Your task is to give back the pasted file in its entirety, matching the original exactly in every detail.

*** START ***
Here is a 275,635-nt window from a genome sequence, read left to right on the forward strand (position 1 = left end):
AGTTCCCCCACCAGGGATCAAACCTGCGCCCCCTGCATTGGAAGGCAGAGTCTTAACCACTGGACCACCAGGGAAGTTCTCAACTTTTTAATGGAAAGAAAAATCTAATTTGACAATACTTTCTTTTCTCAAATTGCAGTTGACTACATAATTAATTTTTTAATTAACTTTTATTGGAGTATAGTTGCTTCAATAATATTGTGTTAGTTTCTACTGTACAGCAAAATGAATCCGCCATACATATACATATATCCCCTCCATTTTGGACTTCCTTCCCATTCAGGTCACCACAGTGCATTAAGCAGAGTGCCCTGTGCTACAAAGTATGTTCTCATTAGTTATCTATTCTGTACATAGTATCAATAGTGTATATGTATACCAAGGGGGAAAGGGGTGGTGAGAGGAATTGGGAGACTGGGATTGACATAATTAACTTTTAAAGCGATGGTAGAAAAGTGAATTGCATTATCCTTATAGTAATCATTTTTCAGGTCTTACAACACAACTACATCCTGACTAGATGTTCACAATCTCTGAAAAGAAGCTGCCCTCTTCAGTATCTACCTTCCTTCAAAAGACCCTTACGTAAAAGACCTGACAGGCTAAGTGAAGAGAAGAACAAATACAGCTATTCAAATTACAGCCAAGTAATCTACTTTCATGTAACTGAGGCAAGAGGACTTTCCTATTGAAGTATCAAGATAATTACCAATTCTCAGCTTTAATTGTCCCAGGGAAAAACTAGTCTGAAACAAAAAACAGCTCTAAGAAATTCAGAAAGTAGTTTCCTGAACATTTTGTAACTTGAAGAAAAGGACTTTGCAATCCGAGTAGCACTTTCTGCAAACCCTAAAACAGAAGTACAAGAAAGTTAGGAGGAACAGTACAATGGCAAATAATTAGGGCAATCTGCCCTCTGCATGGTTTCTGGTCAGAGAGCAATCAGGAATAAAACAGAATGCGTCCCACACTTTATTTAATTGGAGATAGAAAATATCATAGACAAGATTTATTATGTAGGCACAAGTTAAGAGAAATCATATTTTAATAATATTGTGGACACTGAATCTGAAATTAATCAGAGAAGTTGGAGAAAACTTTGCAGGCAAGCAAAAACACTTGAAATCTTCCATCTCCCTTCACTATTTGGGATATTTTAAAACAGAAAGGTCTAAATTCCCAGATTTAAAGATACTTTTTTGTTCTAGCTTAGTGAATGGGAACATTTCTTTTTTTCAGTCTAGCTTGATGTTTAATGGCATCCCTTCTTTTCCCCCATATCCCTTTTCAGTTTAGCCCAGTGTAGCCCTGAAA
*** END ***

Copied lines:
Here is a 275,635-nt window from a genome sequence, read left to right on the forward strand (position 1 = left end):
AGTTCCCCCACCAGGGATCAAACCTGCGCCCCCTGCATTGGAAGGCAGAGTCTTAACCACTGGACCACCAGGGAAGTTCTCAACTTTTTAATGGAAAGAAAAATCTAATTTGACAATACTTTCTTTTCTCAAATTGCAGTTGACTACATAATTAATTTTTTAATTAACTTTTATTGGAGTATAGTTGCTTCAATAATATTGTGTTAGTTTCTACTGTACAGCAAAATGAATCCGCCATACATATACATATATCCCCTCCATTTTGGACTTCCTTCCCATTCAGGTCACCACAGTGCATTAAGCAGAGTGCCCTGTGCTACAAAGTATGTTCTCATTAGTTATCTATTCTGTACATAGTATCAATAGTGTATATGTATACCAAGGGGGAAAGGGGTGGTGAGAGGAATTGGGAGACTGGGATTGACATAATTAACTTTTAAAGCGATGGTAGAAAAGTGAATTGCATTATCCTTATAGTAATCATTTTTCAGGTCTTACAACACAACTACATCCTGACTAGATGTTCACAATCTCTGAAAAGAAGCTGCCCTCTTCAGTATCTACCTTCCTTCAAAAGACCCTTACGTAAAAGACCTGACAGGCTAAGTGAAGAGAAGAACAAATACAGCTATTCAAATTACAGCCAAGTAATCTACTTTCATGTAACTGAGGCAAGAGGACTTTCCTATTGAAGTATCAAGATAATTACCAATTCTCAGCTTTAATTGTCCCAGGGAAAAACTAGTCTGAAACAAAAAACAGCTCTAAGAAATTCAGAAAGTAGTTTCCTGAACATTTTGTAACTTGAAGAAAAGGACTTTGCAATCCGAGTAGCACTTTCTGCAAACCCTAAAACAGAAGTACAAGAAAGTTAGGAGGAACAGTACAATGGCAAATAATTAGGGCAATCTGCCCTCTGCATGGTTTCTGGTCAGAGAGCAATCAGGAATAAAACAGAATGCGTCCCACACTTTATTTAATTGGAGATAGAAAATATCATAGACAAGATTTATTATGTAGGCACAAGTTAAGAGAAATCATATTTTAATAATATTGTGGACACTGAATCTGAAATTAATCAGAGAAGTTGGAGAAAACTTTGCAGGCAAGCAAAAACACTTGAAATCTTCCATCTCCCTTCACTATTTGGGATATTTTAAAACAGAAAGGTCTAAATTCCCAGATTTAAAGATACTTTTTTGTTCTAGCTTAGTGAATGGGAACATTTCTTTTTTTCAGTCTAGCTTGATGTTTAATGGCATCCCTTCTTTTCCCCCATATCCCTTTTCAGTTTAGCCCAGTGTAGCCCTGAAA